Humor and information combine in appealing nonfiction for middle-grade and middle-school readers.

THE LOWDOWN ON DENIM

A lighthearted look at the history of everyone’s favorite pants couched as a detention report written by a couple of middle-school pranksters.

With lively language and amusing anecdotes, Lloyd Kyi (50 Burning Questions, 2010, etc.) turns a product history into an engaging romp through time. From denim’s origins as durable material for mid-19th-century work clothes to the celebrity fashions of today, the author traces both our changing clothing needs and outside influences on what we wear. She gives credit not only to Levi Strauss but also to Nevadan Jacob Davis, who came up with the idea of seams reinforced with rivets. Hanmer’s cartoons place skateboarding storytellers JD and Shred in historical venues, but with modern reactions. Appropriately, Shred, a girl, wears skirts until the 1950s. Full-page, full-color cartoons begin each chapter. Smaller ones shaded with blues grace every page. Along with informative sidebars (printed on scraps of denim with the familiar brass rivets and orange stitching), they break up the text into accessible chunks. The inviting design begins with the cover illustration of baggy low-riders. Libraries that have already purchased Tony Johnston and Stacy Innerst’s Levi Strauss Gets a Bright Idea (2011) will also want this for older readers and for its more thorough account.

Humor and information combine in appealing nonfiction for middle-grade and middle-school readers. (further reading, bibliography, index) (Nonfiction. 9-13)

Pub Date: Dec. 1, 2011

ISBN: 978-1-55451-355-0

Page Count: 112

Publisher: Annick Press

Review Posted Online: Oct. 12, 2011

Kirkus Reviews Issue: Nov. 1, 2011

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Falters in its oversimplified portrayal of a complicated region and people.

GROUND ZERO

Parallel storylines take readers through the lives of two young people on Sept. 11 in 2001 and 2019.

In the contemporary timeline, Reshmina is an Afghan girl living in foothills near the Pakistan border that are a battleground between the Taliban and U.S. armed forces. She is keen to improve her English while her twin brother, Pasoon, is inspired by the Taliban and wants to avenge their older sister, killed by an American bomb on her wedding day. Reshmina helps a wounded American soldier, making her village a Taliban target. In 2001, Brandon Chavez is spending the day with his father, who works at the World Trade Center’s Windows on the World restaurant. Brandon is heading to the underground mall when a plane piloted by al-Qaida hits the tower, and his father is among those killed. The two storylines develop in parallel through alternating chapters. Gratz’s deeply moving writing paints vivid images of the loss and fear of those who lived through the trauma of 9/11. However, this nuance doesn’t extend to the Afghan characters; Reshmina and Pasoon feel one-dimensional. Descriptions of the Taliban’s Afghan victims and Reshmina's gentle father notwithstanding, references to all young men eventually joining the Taliban and Pasoon's zeal for their cause counteract this messaging. Explanations for the U.S. military invasion of Afghanistan in the author’s note and in characters’ conversations too simplistically present the U.S. presence.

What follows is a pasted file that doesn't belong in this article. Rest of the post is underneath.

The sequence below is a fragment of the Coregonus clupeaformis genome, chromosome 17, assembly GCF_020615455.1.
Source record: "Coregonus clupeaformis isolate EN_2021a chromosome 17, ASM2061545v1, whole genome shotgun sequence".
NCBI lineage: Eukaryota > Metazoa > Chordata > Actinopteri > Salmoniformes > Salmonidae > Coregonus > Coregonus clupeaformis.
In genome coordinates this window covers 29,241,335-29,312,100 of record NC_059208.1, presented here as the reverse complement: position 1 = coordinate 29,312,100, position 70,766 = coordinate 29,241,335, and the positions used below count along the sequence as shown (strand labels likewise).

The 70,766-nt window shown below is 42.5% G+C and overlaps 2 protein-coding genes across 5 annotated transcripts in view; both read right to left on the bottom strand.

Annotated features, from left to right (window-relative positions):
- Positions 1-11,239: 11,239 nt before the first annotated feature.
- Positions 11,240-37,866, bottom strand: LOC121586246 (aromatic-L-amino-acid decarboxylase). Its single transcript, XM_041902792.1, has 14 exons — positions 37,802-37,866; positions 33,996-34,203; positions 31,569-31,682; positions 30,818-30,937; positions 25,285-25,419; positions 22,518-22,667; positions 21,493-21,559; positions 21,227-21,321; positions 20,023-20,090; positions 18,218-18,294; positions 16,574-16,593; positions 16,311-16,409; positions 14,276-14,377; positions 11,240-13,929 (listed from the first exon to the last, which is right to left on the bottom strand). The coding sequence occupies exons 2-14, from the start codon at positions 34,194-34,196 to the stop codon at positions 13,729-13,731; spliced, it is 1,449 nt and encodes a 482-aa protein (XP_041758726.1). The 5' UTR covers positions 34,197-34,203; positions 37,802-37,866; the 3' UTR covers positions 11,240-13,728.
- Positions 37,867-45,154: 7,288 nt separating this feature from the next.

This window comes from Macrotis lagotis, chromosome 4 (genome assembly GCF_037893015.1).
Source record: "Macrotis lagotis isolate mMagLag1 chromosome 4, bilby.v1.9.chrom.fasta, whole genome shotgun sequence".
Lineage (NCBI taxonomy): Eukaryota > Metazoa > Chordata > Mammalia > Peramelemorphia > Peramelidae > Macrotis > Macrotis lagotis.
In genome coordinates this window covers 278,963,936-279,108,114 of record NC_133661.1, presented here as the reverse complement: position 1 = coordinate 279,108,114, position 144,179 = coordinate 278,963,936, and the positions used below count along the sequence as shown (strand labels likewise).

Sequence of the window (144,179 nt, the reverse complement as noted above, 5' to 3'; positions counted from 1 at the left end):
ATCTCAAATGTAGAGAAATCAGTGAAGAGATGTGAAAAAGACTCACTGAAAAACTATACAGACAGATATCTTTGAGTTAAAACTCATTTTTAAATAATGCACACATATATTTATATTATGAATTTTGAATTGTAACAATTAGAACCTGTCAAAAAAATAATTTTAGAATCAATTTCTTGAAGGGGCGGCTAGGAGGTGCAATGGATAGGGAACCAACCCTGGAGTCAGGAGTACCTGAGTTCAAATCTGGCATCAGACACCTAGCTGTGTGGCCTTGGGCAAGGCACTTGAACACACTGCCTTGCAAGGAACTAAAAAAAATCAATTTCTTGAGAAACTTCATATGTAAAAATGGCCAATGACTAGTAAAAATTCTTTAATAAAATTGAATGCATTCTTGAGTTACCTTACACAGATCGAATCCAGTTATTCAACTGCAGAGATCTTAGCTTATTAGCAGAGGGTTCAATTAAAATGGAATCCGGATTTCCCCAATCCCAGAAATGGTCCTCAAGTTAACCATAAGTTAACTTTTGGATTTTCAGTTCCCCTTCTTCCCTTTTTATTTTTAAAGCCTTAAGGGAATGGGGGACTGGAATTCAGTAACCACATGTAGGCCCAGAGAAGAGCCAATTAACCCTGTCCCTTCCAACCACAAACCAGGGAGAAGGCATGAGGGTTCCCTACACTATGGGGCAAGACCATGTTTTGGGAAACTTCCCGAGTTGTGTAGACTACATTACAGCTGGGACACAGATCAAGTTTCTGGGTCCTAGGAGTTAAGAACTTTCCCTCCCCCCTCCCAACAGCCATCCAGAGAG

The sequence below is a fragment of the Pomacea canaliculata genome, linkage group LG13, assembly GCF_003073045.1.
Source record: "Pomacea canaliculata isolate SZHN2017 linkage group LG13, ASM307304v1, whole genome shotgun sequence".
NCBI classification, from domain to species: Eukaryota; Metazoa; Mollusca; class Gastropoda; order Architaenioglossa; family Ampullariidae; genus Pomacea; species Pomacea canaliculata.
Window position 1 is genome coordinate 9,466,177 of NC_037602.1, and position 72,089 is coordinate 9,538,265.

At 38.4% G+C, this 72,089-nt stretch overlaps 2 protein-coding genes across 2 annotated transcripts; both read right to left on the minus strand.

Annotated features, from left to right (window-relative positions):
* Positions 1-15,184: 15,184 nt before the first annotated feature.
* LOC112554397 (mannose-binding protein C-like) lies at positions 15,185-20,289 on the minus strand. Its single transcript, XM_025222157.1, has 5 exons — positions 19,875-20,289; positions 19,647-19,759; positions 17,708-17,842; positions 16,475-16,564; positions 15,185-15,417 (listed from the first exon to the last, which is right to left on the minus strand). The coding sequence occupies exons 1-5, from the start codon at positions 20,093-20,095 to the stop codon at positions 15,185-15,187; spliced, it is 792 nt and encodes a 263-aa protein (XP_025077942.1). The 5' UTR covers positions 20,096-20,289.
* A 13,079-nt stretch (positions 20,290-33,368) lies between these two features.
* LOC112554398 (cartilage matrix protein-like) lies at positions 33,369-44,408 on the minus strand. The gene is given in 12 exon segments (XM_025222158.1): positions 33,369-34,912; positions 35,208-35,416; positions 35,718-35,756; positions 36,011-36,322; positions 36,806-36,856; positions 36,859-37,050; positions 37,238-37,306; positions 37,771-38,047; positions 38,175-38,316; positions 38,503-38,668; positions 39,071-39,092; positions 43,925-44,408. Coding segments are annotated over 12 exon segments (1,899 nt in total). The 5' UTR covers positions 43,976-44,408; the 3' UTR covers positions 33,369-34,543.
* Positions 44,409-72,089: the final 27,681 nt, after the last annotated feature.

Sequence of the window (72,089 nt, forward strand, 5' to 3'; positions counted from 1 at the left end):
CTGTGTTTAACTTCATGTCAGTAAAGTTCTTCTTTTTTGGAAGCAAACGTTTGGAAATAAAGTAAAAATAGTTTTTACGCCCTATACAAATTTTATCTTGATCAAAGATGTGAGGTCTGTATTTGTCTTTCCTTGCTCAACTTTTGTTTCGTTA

Falters in its oversimplified portrayal of a complicated region and people. (author’s note) (Fiction. 9-12)

Pub Date: Feb. 2, 2021

ISBN: 978-1-338-24575-2

Page Count: 336

Publisher: Scholastic

Review Posted Online: Dec. 15, 2020

Kirkus Reviews Issue: Jan. 1, 2021

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The car gets shortchanged, but comparing the divergent career paths of its (putative) two riders may give readers food for...

TWO MEN AND A CAR

FRANKLIN ROOSEVELT, AL CAPONE, AND A CADILLAC V-8

A custom-built, bulletproof limo links two historical figures who were pre-eminent in more or less different spheres.

Garland admits that a claim that FDR was driven to Congress to deliver his “Day of Infamy” speech in a car that once belonged to Capone rests on shaky evidence. He nonetheless uses the anecdote as a launchpad for twin portraits of contemporaries who occupy unique niches in this country’s history but had little in common. Both were smart, ambitious New Yorkers and were young when their fathers died, but they definitely “headed in opposite directions.” As he fills his biographical sketches with standard-issue facts and has disappointingly little to say about the car itself (which was commissioned by Capone in 1928 and still survives), this outing seems largely intended to be a vehicle for the dark, heavy illustrations. These are done in muted hues with densely scratched surfaces and angled so that the two men, the period backgrounds against which they are posed, and the car have monumental looks. It’s a reach to bill this, as the author does, a “story about America,” but it does at least offer a study in contrasts featuring two of America’s most renowned citizens. Most of the human figures are white in the art, but some group scenes include a few with darker skin.

The car gets shortchanged, but comparing the divergent career paths of its (putative) two riders may give readers food for thought. (timeline, bibliography) (Picture book/biography. 10-12)

Pub Date: March 12, 2019

ISBN: 978-0-88448-620-6

Page Count: 64

Publisher: Tilbury House

Review Posted Online: Jan. 15, 2019

Kirkus Reviews Issue: Feb. 1, 2019

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